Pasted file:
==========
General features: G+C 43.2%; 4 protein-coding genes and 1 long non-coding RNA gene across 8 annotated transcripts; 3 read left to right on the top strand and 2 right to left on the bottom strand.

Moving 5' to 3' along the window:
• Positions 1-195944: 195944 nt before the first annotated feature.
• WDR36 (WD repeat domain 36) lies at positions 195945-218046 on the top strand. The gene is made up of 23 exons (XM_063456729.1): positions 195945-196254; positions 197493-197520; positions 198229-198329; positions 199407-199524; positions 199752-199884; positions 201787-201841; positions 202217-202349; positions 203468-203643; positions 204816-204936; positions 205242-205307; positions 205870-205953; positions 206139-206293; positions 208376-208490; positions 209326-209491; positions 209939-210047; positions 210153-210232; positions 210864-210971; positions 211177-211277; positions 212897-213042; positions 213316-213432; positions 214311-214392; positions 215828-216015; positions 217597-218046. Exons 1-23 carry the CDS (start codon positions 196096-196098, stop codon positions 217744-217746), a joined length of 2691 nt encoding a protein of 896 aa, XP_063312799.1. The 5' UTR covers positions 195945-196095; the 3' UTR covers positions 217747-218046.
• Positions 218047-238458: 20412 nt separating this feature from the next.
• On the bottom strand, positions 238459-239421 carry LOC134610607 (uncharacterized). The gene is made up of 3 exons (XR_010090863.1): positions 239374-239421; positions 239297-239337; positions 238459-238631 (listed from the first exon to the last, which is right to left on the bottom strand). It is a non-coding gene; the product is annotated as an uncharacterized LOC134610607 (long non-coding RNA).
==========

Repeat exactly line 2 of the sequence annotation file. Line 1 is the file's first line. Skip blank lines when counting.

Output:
Moving 5' to 3' along the window: